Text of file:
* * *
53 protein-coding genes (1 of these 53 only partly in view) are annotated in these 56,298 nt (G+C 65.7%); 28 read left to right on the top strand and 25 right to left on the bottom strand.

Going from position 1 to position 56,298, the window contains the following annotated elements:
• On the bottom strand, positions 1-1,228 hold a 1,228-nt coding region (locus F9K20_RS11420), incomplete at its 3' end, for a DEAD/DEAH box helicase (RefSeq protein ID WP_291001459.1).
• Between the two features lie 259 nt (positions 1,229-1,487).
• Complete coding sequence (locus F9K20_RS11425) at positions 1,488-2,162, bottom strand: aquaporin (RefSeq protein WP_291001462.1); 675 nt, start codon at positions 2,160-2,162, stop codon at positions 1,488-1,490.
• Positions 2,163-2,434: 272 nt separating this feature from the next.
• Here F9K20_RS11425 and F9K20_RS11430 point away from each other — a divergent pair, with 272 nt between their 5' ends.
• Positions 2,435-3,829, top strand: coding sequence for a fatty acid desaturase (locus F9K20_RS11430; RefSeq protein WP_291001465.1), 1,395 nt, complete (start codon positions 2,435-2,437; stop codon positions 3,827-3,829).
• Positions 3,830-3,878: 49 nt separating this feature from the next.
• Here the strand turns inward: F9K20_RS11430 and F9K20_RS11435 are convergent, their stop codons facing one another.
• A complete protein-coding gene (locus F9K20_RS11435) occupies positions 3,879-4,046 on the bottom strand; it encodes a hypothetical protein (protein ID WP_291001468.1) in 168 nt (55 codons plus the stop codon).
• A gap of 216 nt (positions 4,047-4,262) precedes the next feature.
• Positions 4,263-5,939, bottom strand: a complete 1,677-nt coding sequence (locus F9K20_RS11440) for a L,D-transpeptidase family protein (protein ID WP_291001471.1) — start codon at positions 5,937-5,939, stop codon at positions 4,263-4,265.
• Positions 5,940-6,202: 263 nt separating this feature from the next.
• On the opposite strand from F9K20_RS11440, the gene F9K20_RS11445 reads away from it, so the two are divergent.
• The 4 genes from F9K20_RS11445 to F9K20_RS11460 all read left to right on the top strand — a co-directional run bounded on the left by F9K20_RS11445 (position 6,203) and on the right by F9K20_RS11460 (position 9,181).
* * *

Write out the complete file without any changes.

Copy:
53 protein-coding genes (1 of these 53 only partly in view) are annotated in these 56,298 nt (G+C 65.7%); 28 read left to right on the top strand and 25 right to left on the bottom strand.

Going from position 1 to position 56,298, the window contains the following annotated elements:
• On the bottom strand, positions 1-1,228 hold a 1,228-nt coding region (locus F9K20_RS11420), incomplete at its 3' end, for a DEAD/DEAH box helicase (RefSeq protein ID WP_291001459.1).
• Between the two features lie 259 nt (positions 1,229-1,487).
• Complete coding sequence (locus F9K20_RS11425) at positions 1,488-2,162, bottom strand: aquaporin (RefSeq protein WP_291001462.1); 675 nt, start codon at positions 2,160-2,162, stop codon at positions 1,488-1,490.
• Positions 2,163-2,434: 272 nt separating this feature from the next.
• Here F9K20_RS11425 and F9K20_RS11430 point away from each other — a divergent pair, with 272 nt between their 5' ends.
• Positions 2,435-3,829, top strand: coding sequence for a fatty acid desaturase (locus F9K20_RS11430; RefSeq protein WP_291001465.1), 1,395 nt, complete (start codon positions 2,435-2,437; stop codon positions 3,827-3,829).
• Positions 3,830-3,878: 49 nt separating this feature from the next.
• Here the strand turns inward: F9K20_RS11430 and F9K20_RS11435 are convergent, their stop codons facing one another.
• A complete protein-coding gene (locus F9K20_RS11435) occupies positions 3,879-4,046 on the bottom strand; it encodes a hypothetical protein (protein ID WP_291001468.1) in 168 nt (55 codons plus the stop codon).
• A gap of 216 nt (positions 4,047-4,262) precedes the next feature.
• Positions 4,263-5,939, bottom strand: a complete 1,677-nt coding sequence (locus F9K20_RS11440) for a L,D-transpeptidase family protein (protein ID WP_291001471.1) — start codon at positions 5,937-5,939, stop codon at positions 4,263-4,265.
• Positions 5,940-6,202: 263 nt separating this feature from the next.
• On the opposite strand from F9K20_RS11440, the gene F9K20_RS11445 reads away from it, so the two are divergent.
• The 4 genes from F9K20_RS11445 to F9K20_RS11460 all read left to right on the top strand — a co-directional run bounded on the left by F9K20_RS11445 (position 6,203) and on the right by F9K20_RS11460 (position 9,181).